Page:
There’s Always Gotta Be One…

October 7, 2009

And it’s usually me! The guy who is pulling pranks and trying to get people to laugh. I love a good practical joke. So this last weekend at Woodworking In America at Valley Forge, the tables were turned and I got a taste of my own medicine. Luckily for me I’m also the guy who never minds a good laugh at his own expense!

(A shot of the Benchcrafted, Brese Plane, and Czeck Edge area as it adjoined mine on the day before the show)

Woodworking In America was my first show as an actual exhibitor, and some of my buddies decided to give me a special welcome. My booth was situated right beside the space occupied by Ron Brese, Bob Zajicek, and Jameel Abraham. Jameel’s brother Father John Abraham was also there, and he’s just as ornery as Jameel. They arrived early on Thursday to set up their space, and then left. I did not arrive until later in the afternoon and was very stooped and road weary. I was just kind of shuffling along, and when I get back to my booth I look up and see this:

Now, I can be a bit gullible, but also being tired, my powers of b.s. detection were especially weak, so when I saw this sign I felt a bit crestfallen and thought, “Oh great. I’m on a hand scrawled sign, and they think I’m a rep for Harbor Freight.” I set down my things and shuffled over to the check-in table to ask about it. The staff at the booth thought it must have been some kind of mistake, so I just took the sign down and set up my stuff. Needless to say, Jameel, Father John, Ron, and Bob all had a very good laugh at my expense. And so did I. Especially when they found out that I’d actually gone to the check-in table to ask about it!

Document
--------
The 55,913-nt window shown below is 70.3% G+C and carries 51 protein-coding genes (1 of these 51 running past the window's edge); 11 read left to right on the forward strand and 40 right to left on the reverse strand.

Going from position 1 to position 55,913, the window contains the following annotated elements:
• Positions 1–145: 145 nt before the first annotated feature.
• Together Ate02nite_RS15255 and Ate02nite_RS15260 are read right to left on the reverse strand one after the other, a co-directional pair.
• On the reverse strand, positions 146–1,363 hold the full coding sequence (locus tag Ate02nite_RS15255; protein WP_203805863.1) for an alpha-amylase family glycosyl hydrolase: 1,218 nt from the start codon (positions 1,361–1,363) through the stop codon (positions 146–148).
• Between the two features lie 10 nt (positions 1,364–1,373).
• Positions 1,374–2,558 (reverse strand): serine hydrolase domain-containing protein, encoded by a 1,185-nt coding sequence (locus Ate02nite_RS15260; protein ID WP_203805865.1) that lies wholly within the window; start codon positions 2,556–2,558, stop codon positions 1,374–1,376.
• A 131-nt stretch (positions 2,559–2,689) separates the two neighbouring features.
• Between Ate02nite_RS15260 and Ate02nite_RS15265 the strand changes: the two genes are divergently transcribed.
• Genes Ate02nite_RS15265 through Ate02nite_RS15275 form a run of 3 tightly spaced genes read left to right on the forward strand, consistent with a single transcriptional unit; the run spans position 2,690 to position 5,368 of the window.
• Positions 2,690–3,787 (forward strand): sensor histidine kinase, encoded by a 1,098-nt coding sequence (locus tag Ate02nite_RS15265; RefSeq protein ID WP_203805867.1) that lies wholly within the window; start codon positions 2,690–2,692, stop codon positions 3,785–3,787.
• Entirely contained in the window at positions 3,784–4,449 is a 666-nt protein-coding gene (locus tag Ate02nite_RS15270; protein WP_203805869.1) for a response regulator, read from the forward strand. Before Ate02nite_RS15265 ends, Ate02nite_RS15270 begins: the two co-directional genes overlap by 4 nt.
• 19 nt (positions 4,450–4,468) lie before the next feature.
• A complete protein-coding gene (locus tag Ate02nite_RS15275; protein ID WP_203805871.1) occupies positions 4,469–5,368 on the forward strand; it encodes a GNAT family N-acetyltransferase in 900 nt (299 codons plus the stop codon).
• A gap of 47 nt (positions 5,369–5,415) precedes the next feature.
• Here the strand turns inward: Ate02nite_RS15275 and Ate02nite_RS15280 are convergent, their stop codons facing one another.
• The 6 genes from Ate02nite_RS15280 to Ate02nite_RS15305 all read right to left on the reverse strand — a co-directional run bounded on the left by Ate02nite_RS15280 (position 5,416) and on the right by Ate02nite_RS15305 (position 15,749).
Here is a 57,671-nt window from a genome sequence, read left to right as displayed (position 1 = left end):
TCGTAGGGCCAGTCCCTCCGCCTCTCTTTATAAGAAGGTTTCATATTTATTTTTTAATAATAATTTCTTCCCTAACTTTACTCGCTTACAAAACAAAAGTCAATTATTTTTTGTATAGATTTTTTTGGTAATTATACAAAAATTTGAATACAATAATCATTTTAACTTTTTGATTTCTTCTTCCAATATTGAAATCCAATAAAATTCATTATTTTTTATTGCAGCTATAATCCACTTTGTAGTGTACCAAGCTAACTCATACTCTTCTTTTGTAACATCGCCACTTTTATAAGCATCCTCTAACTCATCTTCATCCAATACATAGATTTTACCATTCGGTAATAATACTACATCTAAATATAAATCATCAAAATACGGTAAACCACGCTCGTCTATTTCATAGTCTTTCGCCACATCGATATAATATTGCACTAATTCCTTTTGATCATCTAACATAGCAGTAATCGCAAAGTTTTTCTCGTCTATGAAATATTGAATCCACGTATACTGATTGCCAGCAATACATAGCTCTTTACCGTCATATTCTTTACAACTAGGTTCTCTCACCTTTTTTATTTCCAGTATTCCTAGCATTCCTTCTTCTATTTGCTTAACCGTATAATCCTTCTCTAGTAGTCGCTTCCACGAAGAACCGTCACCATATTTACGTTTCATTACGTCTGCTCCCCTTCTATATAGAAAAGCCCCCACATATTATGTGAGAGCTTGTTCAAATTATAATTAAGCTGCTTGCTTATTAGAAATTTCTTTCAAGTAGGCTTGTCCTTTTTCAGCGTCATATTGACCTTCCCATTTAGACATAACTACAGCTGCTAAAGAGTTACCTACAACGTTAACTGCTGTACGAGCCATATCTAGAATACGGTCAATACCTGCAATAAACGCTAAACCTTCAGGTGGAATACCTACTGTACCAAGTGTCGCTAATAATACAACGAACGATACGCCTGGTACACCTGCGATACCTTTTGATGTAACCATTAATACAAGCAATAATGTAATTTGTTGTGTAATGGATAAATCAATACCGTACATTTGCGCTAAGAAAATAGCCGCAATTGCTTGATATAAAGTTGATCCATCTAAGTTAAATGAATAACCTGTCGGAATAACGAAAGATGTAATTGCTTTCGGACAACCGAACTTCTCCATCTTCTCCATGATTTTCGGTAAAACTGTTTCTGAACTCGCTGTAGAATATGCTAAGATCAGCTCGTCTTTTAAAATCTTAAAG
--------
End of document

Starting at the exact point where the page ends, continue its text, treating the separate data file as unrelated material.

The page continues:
Periodically throughout the weekend people would stop by and ask, “Where’s Harbor Freight? I thought Harbor Freight was here.” Good stuff.

Then, just to make sure I got the full Abraham brothers experience, on Saturday when I took a bathroom break, I return to see Jameel standing near the border of our respective spaces by this donut box we’d all been plundering. He’d make a terrible poker player–he looked like a guy trying to conceal that he’d just been dealt a full house.

“Hungry?” he asks.

“I’m doing OK. Why? You hungry?” He grinned and shrugged.

“I think you got a customer.” He nodded behind me. I turn around and sure enough there is a gentleman looking at my saws. And there, tastefully displayed along with all of my other saws, is this:

Like I said, there’s always gotta be one. But in this case it was more like two, or three, or four! Did I even have a chance? I’ve already told them to be on guard, because I will hunt them down one by one just like in a horror movie and get them when they least expect it. Only instead of a hockey mask or something like that, I think I’ll wear a mosquito headnet from Harbor Freight!

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